Fran Jackson discusses her reaction to the integration of Chapel Hill High School.
Arthur Griffin reminisces about Second Ward High School in Charlotte, North Carolina, and reflects on the legacies of desegregation.
Chandrika Dalal describes her experiences as an Indian immigrant in the United States.
A white teacher recalls a harmonious racial atmosphere at West Charlotte High School during his short stint there in the 1970s.
Mary Robertson offers an insider's view of the organized labor movement in western North Carolina.
George Miller describes his career as a black administrator in desegregated schools.
Daniel Pollitt describes his admiration for University of North Carolina Campus Y director, Anne Queen. He discusses his and Queen's engagement in social justice movements and the city of Chapel Hill's reaction to student political engagement.
Leroy Beavers despairs of the effects of integration on Savannah, Georgia.
Diane English recalls her job experiences and quest for homeownership in Charlotte, North Carolina, beginning in the late 1960s. She also discusses her role as an activist for neighborhood safety and her fight to save her neighborhood from gentrification.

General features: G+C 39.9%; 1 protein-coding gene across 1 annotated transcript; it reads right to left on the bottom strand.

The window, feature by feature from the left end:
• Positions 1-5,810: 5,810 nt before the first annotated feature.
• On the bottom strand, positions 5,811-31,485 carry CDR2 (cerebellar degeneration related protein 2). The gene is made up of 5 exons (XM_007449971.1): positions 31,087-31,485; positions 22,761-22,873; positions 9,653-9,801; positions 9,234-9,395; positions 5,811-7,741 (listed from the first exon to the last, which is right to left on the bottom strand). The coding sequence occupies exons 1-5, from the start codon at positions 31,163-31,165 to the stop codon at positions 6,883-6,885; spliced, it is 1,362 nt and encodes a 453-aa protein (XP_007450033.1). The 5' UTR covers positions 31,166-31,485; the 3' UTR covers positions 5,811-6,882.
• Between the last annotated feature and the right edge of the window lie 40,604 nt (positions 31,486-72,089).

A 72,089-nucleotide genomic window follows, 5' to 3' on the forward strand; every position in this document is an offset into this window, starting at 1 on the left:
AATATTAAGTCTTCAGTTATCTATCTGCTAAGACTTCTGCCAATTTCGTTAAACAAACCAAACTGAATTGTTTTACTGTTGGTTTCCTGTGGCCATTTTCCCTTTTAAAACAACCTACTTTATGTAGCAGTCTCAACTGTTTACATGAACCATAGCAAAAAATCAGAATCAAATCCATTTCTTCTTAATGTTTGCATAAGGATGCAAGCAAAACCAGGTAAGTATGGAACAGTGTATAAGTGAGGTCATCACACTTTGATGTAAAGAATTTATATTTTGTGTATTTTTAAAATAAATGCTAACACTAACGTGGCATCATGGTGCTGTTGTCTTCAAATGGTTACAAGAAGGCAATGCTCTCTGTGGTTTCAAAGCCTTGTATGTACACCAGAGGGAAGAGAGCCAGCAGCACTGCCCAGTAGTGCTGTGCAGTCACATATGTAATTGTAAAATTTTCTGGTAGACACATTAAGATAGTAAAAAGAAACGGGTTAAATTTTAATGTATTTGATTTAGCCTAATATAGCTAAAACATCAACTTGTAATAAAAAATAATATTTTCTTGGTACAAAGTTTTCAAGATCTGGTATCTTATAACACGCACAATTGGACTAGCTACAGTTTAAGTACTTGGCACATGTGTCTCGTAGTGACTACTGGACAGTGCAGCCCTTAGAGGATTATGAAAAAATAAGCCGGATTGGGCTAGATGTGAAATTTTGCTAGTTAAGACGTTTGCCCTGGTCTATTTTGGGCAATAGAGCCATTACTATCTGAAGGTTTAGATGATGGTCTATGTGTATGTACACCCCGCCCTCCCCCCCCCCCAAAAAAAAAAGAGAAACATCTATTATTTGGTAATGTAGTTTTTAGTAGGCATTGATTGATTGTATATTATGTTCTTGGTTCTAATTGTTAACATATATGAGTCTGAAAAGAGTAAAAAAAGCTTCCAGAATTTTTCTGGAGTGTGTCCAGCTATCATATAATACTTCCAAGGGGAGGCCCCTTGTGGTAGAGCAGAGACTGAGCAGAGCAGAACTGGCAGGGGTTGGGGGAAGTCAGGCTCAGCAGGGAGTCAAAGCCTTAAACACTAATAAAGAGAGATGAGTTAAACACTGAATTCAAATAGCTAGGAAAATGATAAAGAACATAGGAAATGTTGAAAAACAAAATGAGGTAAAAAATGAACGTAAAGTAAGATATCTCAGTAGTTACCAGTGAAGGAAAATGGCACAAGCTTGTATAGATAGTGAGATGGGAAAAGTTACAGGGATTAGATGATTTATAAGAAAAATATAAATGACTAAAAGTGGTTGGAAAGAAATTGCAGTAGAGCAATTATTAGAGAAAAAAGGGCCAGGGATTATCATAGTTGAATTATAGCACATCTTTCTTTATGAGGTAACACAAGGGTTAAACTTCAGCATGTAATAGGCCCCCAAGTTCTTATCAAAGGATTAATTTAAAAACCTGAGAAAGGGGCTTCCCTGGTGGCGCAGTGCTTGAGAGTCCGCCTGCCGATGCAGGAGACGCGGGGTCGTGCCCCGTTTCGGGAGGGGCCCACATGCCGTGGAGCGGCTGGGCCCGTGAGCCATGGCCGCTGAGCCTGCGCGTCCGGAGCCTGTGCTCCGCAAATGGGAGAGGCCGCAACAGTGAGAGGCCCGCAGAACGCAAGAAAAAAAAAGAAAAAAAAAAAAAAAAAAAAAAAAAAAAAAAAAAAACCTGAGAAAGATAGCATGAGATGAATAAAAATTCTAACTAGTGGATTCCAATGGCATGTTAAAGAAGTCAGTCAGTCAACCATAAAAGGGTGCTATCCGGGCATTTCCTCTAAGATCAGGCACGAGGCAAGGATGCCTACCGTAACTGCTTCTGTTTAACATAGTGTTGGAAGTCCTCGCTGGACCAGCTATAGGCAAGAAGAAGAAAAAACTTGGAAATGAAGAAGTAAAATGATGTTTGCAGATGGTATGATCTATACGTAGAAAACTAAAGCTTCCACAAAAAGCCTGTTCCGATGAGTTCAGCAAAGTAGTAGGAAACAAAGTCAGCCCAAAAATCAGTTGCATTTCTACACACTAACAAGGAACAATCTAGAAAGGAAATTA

Elizabeth Brown, a white teacher who taught at John Carroll High School in Birmingham, Alabama, describes desegregation and its legacies in her city.
Architect and politician Harvey Gantt describes his ascent from a childhood in segregated Charleston, South Carolina, to becoming the first black mayor of Charlotte, North Carolina. As a southerner, he sees the accomplishments of the civil rights movement as dramatic; as a member of the black middle class, he leans toward negotiation rather than revolt.
Barbara Lorie describes her experiences and teaching philosophy as a teacher at newly integrated, racially charged schools in North Carolina.
Jeff Black reflects on the legacies of desegregation at West Charlotte High School, a school hailed as an exemplar of successful desegregation.
A former student at Lincoln and Chapel Hill High School recalls the frustrations of integration.
William Dallas Herring discusses his rise to membership and tenure on the North Carolina State Board of Education and the struggle to create a community college system.
Harvey E. Beech describes his journey to becoming a lawyer fighting for legal justice. In 1951, he was one of five students who made up the first group of African Americans to attend the University of North Carolina School of Law. Beech assesses the racial changes since the mid-twentieth century and discusses racism in contemporary America.